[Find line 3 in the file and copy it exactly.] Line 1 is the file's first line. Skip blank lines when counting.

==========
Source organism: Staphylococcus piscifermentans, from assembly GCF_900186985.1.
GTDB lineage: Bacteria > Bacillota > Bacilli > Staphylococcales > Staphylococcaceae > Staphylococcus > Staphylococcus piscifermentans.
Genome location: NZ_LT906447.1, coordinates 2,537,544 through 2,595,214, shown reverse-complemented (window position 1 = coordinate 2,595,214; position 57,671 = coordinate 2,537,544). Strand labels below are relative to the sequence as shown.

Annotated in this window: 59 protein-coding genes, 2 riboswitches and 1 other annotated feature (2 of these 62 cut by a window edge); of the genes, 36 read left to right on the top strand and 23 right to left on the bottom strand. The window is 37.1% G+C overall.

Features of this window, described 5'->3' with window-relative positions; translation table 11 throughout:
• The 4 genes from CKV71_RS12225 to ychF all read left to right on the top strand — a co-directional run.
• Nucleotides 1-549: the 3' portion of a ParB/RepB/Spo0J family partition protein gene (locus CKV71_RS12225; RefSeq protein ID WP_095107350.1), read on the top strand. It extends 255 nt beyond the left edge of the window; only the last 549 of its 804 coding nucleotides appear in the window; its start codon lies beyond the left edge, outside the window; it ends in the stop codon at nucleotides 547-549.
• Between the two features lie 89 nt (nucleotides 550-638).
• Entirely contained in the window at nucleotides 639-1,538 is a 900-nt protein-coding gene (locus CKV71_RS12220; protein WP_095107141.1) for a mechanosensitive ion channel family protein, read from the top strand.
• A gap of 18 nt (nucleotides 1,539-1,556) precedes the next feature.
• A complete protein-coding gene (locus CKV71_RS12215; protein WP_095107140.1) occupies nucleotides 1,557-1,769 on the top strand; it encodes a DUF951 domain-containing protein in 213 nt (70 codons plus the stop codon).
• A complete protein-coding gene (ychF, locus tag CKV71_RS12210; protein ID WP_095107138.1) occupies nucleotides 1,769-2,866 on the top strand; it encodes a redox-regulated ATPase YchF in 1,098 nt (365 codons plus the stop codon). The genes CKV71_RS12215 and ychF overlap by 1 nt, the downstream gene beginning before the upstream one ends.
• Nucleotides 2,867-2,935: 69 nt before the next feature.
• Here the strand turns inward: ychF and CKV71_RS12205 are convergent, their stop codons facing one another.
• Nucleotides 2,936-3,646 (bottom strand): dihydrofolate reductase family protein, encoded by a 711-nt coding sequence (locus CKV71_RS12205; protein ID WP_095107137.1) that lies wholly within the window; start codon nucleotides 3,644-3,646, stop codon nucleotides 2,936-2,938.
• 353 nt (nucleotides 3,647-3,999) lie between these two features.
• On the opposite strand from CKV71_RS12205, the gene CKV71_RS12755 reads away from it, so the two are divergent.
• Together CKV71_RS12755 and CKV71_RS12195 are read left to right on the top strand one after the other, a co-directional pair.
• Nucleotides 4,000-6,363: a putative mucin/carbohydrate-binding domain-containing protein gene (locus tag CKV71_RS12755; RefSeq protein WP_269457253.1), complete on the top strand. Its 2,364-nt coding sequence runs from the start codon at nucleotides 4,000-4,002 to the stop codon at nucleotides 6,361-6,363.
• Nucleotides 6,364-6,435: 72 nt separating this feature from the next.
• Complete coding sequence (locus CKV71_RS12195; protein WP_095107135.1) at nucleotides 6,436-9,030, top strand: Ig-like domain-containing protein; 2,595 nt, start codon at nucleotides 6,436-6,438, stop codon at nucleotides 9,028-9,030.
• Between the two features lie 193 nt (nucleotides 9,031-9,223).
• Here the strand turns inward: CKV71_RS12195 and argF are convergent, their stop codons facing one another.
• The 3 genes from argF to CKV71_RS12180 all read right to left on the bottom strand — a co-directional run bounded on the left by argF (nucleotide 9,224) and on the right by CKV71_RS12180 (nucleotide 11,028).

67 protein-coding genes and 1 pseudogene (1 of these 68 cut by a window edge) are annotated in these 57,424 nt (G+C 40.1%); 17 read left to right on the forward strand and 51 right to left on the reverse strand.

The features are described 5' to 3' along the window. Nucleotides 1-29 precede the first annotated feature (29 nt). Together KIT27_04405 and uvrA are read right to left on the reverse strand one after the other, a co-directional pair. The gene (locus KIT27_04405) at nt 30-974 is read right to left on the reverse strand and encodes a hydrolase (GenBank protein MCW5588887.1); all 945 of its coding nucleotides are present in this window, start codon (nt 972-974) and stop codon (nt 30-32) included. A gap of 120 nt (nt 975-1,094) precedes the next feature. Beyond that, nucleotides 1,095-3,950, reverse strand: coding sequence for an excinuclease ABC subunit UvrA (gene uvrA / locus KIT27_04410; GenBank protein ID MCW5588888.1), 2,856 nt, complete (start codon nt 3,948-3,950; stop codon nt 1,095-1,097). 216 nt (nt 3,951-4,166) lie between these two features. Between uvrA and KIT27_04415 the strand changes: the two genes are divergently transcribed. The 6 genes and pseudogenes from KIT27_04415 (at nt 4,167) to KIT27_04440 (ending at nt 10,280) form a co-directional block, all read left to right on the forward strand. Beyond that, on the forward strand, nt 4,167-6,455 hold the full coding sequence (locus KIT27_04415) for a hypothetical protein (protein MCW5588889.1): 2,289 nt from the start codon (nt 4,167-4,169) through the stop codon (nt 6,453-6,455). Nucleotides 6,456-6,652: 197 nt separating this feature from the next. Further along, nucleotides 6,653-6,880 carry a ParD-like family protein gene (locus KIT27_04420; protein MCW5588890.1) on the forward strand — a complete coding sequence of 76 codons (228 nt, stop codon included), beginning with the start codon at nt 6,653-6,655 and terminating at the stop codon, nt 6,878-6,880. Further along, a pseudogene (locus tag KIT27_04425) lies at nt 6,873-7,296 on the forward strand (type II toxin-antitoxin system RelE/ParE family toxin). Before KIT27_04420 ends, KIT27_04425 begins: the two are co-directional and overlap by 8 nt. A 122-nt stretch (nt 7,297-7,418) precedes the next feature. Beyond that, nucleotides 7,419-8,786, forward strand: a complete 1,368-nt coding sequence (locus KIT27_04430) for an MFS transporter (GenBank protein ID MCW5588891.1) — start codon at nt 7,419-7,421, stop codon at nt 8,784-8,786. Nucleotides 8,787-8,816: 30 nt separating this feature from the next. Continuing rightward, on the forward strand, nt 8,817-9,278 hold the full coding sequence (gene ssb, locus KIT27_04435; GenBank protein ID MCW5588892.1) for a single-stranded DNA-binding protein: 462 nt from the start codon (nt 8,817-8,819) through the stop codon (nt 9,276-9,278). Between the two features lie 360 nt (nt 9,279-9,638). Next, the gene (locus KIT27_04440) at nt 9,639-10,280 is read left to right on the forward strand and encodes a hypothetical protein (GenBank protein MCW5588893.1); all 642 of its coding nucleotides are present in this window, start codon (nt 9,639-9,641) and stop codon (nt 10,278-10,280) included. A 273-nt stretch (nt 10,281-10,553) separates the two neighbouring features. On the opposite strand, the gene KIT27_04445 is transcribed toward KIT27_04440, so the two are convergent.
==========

Genome location: NZ_LT906447.1, coordinates 2,537,544 through 2,595,214, shown reverse-complemented (window position 1 = coordinate 2,595,214; position 57,671 = coordinate 2,537,544). Strand labels below are relative to the sequence as shown.